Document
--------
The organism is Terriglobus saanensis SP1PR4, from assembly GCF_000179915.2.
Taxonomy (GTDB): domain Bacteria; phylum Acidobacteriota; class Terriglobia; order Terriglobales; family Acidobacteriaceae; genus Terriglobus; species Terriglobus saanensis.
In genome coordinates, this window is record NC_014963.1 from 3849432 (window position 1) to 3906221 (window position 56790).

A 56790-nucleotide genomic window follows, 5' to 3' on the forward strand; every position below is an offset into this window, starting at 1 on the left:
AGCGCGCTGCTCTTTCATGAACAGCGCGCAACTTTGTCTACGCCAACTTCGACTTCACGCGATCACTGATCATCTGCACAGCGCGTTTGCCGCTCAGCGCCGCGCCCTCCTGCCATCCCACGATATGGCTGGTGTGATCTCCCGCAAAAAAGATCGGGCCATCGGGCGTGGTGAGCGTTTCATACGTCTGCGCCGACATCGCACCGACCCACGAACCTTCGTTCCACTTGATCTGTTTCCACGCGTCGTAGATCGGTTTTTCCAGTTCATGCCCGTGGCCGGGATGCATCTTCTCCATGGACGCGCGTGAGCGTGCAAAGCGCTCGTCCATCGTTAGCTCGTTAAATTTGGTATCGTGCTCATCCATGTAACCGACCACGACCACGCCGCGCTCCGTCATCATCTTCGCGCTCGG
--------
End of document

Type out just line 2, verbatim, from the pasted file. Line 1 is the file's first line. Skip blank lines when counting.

Taxonomy (GTDB): domain Bacteria; phylum Acidobacteriota; class Terriglobia; order Terriglobales; family Acidobacteriaceae; genus Terriglobus; species Terriglobus saanensis.